Around the Neighborhood

Today’s photo credit belongs to Kamau. He’s a young man who just finished a mechanics program and is now attending driving school. He spends his free time at the school, and I asked him if he’d like to take pictures around the school’s neighborhood. That’s Royal Kids School behind those tall trees. It’s located in Mikindani, which can best be described as a suburb (although it still has an urban feel) of Mombasa, the second largest city in Kenya. It takes about twenty minutes to drive from Mikindani into town.

If you didn’t turn down the road towards the school, and kept going straight, you’d come across these shops on your left. This area’s usually teeming with goats, but I think their owners took them to another school’s grassy field for nourishment.

If you make a right from those shops, you’ll eventually see this valley. This area is called Bangala (in English it’s known as Bangaldesh). Many of the day students on the school’s feeding program come from this area.

And now for my daily commute to the school. I’m staying with the school founders, Grace and Ngao, in an apartment building a fifteen-minute walk away. This section of Mikindani has the main stretch of shops. It’s called the Plaza. If you look closely in the first picture, there’s a cow in the center. In the early mornings, I frequently walk through several cows being herded in an alleyway between two apartment buildings.

However, before I reach the Plaza on my way to school, I always pass by this vegetable stand and this seemingly out of order fuel pump. I usually chat with the woman who owns the vegetable stand. I was surprised to see the turkeys at her stand, since they normally stay near another house. The turkeys are crowded around a warming unit for a snack of deep fried potatoes that is sold in the early evenings all around Mikindani.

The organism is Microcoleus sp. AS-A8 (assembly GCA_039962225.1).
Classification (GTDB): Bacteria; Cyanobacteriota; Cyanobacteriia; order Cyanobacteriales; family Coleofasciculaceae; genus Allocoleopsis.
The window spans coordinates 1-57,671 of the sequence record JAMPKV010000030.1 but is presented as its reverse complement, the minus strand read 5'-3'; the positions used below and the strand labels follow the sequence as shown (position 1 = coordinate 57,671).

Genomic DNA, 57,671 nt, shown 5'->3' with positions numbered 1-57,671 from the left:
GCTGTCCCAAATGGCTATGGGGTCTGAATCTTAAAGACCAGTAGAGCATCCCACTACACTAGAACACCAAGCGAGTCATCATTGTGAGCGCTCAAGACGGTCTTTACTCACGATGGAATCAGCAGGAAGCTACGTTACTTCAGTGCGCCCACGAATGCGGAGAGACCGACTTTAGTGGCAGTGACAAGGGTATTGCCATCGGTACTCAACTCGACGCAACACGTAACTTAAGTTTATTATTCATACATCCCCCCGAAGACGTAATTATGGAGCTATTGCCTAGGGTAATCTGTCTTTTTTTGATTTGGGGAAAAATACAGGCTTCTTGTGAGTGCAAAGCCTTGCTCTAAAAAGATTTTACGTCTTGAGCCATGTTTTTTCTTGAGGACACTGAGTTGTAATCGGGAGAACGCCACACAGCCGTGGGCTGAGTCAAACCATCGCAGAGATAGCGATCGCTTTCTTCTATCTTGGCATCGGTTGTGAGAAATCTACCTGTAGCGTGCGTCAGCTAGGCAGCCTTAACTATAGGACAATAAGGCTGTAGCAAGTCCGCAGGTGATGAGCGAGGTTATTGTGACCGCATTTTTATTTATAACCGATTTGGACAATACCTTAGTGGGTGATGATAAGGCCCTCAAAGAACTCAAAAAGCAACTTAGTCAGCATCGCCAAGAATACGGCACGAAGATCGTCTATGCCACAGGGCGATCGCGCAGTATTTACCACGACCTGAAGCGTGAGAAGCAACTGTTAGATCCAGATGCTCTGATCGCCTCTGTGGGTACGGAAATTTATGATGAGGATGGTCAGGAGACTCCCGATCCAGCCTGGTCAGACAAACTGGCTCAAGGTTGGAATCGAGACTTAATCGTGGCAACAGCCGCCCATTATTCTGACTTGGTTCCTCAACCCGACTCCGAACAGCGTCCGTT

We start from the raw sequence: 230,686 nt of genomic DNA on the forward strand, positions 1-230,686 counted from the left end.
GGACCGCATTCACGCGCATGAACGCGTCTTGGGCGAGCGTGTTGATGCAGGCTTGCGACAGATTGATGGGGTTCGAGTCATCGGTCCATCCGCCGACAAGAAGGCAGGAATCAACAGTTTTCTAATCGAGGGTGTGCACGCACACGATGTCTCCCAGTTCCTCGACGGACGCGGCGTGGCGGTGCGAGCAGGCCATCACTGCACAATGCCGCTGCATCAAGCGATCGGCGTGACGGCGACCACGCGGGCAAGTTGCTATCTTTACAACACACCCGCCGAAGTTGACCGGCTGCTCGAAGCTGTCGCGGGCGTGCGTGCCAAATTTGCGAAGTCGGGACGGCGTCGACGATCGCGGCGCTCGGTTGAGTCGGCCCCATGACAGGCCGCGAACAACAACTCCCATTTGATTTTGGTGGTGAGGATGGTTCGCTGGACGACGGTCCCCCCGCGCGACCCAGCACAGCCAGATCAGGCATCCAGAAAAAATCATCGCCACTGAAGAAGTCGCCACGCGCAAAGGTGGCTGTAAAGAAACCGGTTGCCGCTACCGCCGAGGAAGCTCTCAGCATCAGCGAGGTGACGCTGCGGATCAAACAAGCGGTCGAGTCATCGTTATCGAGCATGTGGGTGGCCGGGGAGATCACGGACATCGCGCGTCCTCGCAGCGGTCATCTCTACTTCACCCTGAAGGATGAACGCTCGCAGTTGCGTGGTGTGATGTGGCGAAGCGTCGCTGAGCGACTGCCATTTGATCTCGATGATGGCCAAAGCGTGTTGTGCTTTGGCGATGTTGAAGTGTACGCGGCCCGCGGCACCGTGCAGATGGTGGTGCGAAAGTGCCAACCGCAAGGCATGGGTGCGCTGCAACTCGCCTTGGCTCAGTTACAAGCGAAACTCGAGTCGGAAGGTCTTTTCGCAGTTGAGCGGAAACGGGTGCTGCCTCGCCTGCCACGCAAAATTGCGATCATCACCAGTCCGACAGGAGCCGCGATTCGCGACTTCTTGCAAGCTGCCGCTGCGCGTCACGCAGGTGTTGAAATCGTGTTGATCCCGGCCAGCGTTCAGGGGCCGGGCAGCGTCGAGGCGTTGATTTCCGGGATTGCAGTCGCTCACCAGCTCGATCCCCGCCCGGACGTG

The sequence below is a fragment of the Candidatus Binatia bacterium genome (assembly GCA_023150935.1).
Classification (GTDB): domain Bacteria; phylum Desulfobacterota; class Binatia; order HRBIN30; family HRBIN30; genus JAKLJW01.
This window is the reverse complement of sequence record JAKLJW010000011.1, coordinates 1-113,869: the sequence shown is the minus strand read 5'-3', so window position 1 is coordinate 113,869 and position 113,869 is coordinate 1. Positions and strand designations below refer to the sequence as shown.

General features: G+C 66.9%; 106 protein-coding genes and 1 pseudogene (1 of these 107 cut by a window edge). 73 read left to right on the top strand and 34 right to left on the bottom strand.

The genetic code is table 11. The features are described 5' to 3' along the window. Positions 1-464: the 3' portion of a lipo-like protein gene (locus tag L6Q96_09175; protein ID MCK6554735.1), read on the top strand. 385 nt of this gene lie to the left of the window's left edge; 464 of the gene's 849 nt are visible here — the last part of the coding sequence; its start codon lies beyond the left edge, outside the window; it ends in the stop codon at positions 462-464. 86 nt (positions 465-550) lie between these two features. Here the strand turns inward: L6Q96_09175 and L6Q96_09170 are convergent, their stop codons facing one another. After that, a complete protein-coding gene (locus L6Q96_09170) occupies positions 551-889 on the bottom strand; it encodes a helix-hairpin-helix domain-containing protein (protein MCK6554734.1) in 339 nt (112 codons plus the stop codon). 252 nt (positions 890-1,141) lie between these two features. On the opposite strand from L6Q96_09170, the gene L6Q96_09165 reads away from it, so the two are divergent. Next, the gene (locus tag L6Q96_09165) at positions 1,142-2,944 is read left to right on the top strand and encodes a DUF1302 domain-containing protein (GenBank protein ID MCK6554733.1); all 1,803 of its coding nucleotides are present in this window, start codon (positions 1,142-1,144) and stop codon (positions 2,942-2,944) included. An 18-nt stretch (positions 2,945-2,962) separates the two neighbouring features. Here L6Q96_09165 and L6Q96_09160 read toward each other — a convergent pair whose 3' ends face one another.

Once I pass the Plaza and cross the main road of Mikindani, I usually have two options for my route to school. I either arrive at the public field, greet these goats, pass these stalls and arrive at the front side of the school. Most shops have bars in front, and you request various items from the stall owner. These stalls are beside the barbershop in yesterday’s update. The advertisement on the stall is for a blend of seasonings popular in a dish called “Sukuma” which is kale and an inexpensive vegetable. The dish is called “sukuma wiki” since it’s a meal that can “push the week.”

Or I can take the back way around the school. From the public field, I cross this ditch on a plank made from scrap pieces of wood. Then I pass by the school’s playground.

After the field, I pass the school’s kitchen on my right, then a one-story building divided into several units (the most common style of residence in Mikindani), and turn right at that pole.

And then I arrive at this spot, from behind the blue house on the left. We’ve now come full circle, and this is the view of the school’s road from its main gate.

Hopefully this post gives a better sense of the school’s neighborhood.  If the day students don’t participate in the school’s feeding program, they usually walk home during the 12-2 lunch break.

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